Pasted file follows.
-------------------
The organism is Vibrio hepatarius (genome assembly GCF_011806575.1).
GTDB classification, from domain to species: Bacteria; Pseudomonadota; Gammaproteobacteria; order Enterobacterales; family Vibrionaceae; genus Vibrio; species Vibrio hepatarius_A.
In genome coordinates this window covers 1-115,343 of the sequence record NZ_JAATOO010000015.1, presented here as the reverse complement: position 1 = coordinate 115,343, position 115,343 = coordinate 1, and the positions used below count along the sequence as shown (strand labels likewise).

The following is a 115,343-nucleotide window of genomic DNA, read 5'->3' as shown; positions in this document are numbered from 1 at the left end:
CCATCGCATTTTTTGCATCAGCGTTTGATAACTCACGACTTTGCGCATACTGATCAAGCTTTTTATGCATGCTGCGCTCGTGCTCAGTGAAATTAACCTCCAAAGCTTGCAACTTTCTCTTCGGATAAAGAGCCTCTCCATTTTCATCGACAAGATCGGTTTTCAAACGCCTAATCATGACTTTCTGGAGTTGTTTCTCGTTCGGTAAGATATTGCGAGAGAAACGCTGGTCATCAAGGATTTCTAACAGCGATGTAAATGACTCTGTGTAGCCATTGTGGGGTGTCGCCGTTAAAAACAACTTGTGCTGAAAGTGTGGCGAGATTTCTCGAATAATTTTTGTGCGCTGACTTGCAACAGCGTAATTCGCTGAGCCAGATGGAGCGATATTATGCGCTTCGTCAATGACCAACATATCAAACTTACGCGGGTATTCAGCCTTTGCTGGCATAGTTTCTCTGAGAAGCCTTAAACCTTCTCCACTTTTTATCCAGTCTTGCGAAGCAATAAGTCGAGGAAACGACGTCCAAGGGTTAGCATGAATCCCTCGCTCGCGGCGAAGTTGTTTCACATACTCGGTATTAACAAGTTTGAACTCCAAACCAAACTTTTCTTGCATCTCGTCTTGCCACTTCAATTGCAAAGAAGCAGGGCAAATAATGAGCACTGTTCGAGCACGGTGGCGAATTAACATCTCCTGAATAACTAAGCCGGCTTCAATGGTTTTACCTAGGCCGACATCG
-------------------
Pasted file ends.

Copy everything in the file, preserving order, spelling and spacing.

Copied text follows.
The organism is Vibrio hepatarius (genome assembly GCF_011806575.1).
GTDB classification, from domain to species: Bacteria; Pseudomonadota; Gammaproteobacteria; order Enterobacterales; family Vibrionaceae; genus Vibrio; species Vibrio hepatarius_A.
In genome coordinates this window covers 1-115,343 of the sequence record NZ_JAATOO010000015.1, presented here as the reverse complement: position 1 = coordinate 115,343, position 115,343 = coordinate 1, and the positions used below count along the sequence as shown (strand labels likewise).

The following is a 115,343-nucleotide window of genomic DNA, read 5'->3' as shown; positions in this document are numbered from 1 at the left end:
CCATCGCATTTTTTGCATCAGCGTTTGATAACTCACGACTTTGCGCATACTGATCAAGCTTTTTATGCATGCTGCGCTCGTGCTCAGTGAAATTAACCTCCAAAGCTTGCAACTTTCTCTTCGGATAAAGAGCCTCTCCATTTTCATCGACAAGATCGGTTTTCAAACGCCTAATCATGACTTTCTGGAGTTGTTTCTCGTTCGGTAAGATATTGCGAGAGAAACGCTGGTCATCAAGGATTTCTAACAGCGATGTAAATGACTCTGTGTAGCCATTGTGGGGTGTCGCCGTTAAAAACAACTTGTGCTGAAAGTGTGGCGAGATTTCTCGAATAATTTTTGTGCGCTGACTTGCAACAGCGTAATTCGCTGAGCCAGATGGAGCGATATTATGCGCTTCGTCAATGACCAACATATCAAACTTACGCGGGTATTCAGCCTTTGCTGGCATAGTTTCTCTGAGAAGCCTTAAACCTTCTCCACTTTTTATCCAGTCTTGCGAAGCAATAAGTCGAGGAAACGACGTCCAAGGGTTAGCATGAATCCCTCGCTCGCGGCGAAGTTGTTTCACATACTCGGTATTAACAAGTTTGAACTCCAAACCAAACTTTTCTTGCATCTCGTCTTGCCACTTCAATTGCAAAGAAGCAGGGCAAATAATGAGCACTGTTCGAGCACGGTGGCGAATTAACATCTCCTGAATAACTAAGCCGGCTTCAATGGTTTTACCTAGGCCGACATCG